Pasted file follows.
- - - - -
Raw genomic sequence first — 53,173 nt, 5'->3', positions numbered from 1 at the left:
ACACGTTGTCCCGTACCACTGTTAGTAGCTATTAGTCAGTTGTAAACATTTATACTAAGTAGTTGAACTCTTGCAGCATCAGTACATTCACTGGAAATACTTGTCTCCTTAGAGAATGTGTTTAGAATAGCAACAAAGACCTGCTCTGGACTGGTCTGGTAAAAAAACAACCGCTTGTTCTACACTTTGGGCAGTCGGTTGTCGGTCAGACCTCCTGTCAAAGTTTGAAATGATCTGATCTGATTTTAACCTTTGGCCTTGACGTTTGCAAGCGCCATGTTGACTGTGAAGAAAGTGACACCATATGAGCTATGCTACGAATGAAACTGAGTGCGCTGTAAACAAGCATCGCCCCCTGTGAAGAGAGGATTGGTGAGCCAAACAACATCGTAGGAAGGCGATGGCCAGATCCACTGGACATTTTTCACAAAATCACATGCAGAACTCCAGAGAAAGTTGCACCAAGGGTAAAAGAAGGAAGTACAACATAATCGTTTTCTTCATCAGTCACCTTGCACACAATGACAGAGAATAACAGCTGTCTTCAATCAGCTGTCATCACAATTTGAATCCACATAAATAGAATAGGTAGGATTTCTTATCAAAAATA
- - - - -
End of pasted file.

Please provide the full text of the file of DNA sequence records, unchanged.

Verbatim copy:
Raw genomic sequence first — 53,173 nt, 5'->3', positions numbered from 1 at the left:
ACACGTTGTCCCGTACCACTGTTAGTAGCTATTAGTCAGTTGTAAACATTTATACTAAGTAGTTGAACTCTTGCAGCATCAGTACATTCACTGGAAATACTTGTCTCCTTAGAGAATGTGTTTAGAATAGCAACAAAGACCTGCTCTGGACTGGTCTGGTAAAAAAACAACCGCTTGTTCTACACTTTGGGCAGTCGGTTGTCGGTCAGACCTCCTGTCAAAGTTTGAAATGATCTGATCTGATTTTAACCTTTGGCCTTGACGTTTGCAAGCGCCATGTTGACTGTGAAGAAAGTGACACCATATGAGCTATGCTACGAATGAAACTGAGTGCGCTGTAAACAAGCATCGCCCCCTGTGAAGAGAGGATTGGTGAGCCAAACAACATCGTAGGAAGGCGATGGCCAGATCCACTGGACATTTTTCACAAAATCACATGCAGAACTCCAGAGAAAGTTGCACCAAGGGTAAAAGAAGGAAGTACAACATAATCGTTTTCTTCATCAGTCACCTTGCACACAATGACAGAGAATAACAGCTGTCTTCAATCAGCTGTCATCACAATTTGAATCCACATAAATAGAATAGGTAGGATTTCTTATCAAAAATA